Google has asked businesses not to use Google+ for entrepreneurial purposes…yet. The current version of Google’s newest social network is not properly outfitted for corporate interactions, but rest assured: it will be. Though some businesses have jumped the gun and created profiles already, Google has asked that the new social network be used for purely social interaction until it is further developed.
Google + Business Profiles: The Future of Online Marketing?
Since I finally received my invite to join the network, I have been playing around a lot with the Google + features. Thinking in business terms, there are a few features that would be very helpful for workplace collaboration. Though none of the features (that I have noticed) are separately revolutionary, the fact they could all be found in one place is groundbreaking. For example, the +Circles feature for business enterprises would likely involve a type of cloudlike, Dropbox type of action, where employees could organize work groups and then share documents within those project group circles. The possibilities for collaboration within the workplace (and out, with outsourced help or employees who live in other states) are numerous. Also, the +Hangouts feature would allow for employees to take this collaboration further with multi-person video conferences. Though Facebook now has a multi-person video chat feature (since it incorporated Skype), the workplace usefulness is diminished by the inability to immediately share whatever document you are talking about during your video chat conversation. Sure, you could email the document, or send it over the cloud; but how much easier would it be to be able to do all of this in one place? That is the true appeal of Google +.
These are just features that I think could be possible now; Google could very well defy anyone’s expectations when the search engine actually rolls out its business profiles in the coming months. Google has asked businesses to hold off on creating profiles for their businesses just yet, as the social network is really only usable for social purposes right now. However, when the business version rolls out, it is sure to take a chunk out of Facebook’s success with its business pages – Google + will offer usability and collaborative function, where Facebook solely provides a location for businesses to promote themselves and, in only some situations, engage with customers. Many businesses get stuck with a decision between creating a Facebook profile and friending customers or simply having a business page and getting customers and potential customers to “Like” it (sometimes companies choose to do both, which can be confusing for the “friend” and/or “liker”).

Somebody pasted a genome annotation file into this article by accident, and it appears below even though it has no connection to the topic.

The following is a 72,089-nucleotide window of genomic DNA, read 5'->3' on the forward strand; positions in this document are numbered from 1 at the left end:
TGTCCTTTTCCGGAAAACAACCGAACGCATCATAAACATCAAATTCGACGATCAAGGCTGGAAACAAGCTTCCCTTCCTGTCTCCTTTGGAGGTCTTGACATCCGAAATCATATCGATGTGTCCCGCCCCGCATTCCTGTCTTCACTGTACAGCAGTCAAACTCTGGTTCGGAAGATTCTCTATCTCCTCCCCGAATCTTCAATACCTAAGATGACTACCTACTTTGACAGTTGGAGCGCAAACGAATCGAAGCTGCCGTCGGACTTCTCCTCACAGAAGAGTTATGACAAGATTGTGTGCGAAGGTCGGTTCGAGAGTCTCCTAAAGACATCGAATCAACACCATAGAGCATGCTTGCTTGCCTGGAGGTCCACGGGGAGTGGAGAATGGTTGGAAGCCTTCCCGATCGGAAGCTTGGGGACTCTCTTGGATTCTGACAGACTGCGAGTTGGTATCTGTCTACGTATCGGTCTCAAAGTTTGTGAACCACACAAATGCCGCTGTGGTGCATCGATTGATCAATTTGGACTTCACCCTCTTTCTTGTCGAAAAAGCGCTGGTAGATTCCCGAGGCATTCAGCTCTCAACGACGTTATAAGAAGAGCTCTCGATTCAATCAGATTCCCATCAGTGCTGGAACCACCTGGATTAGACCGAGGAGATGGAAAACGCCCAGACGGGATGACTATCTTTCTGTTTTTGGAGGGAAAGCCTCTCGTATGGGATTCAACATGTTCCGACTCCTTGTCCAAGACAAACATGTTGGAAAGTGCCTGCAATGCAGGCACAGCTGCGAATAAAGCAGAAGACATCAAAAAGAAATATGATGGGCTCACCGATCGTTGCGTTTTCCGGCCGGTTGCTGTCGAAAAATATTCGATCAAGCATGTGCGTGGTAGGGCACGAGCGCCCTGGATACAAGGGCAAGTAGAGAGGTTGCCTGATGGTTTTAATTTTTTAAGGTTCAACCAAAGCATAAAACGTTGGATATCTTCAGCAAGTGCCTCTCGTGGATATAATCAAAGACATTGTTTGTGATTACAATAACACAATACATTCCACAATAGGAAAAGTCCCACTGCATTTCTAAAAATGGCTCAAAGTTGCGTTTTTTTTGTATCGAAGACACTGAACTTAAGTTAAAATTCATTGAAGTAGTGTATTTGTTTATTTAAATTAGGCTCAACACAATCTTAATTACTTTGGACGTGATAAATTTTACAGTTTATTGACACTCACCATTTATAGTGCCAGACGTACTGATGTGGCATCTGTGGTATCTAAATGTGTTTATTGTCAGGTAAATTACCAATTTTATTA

A Google + developer announced recently that the search engine’s engineers are currently working on creating a Google + that is better optimized for business use, emphasizing that the current beta version of the network is really focused on social (and not professional) interaction. However, some companies may still choose to build individual profiles, still representing their companies, and take part in the burgeoning Google+ community. Though they may not create an actual company profile, these people may still reach out to customers and interact with them through Google; this way, these companies may present themselves on the cutting edge of social networking technology and even learn about the ins and outs of Google + before they even begin to build business profiles when it is released later this year. Becoming individually involved with Google+ now is also an awesome way to figure out how people (i.e. potential customers) would best like to see a business profile utilized on the social network. Companies like Ford have taken this opportunity and received feedback from many people; for instance, someone suggested that Ford create a “Hangout” session with customers and car designers. This provides an amazing opportunity for engagement, especially among larger companies and their customer-bases.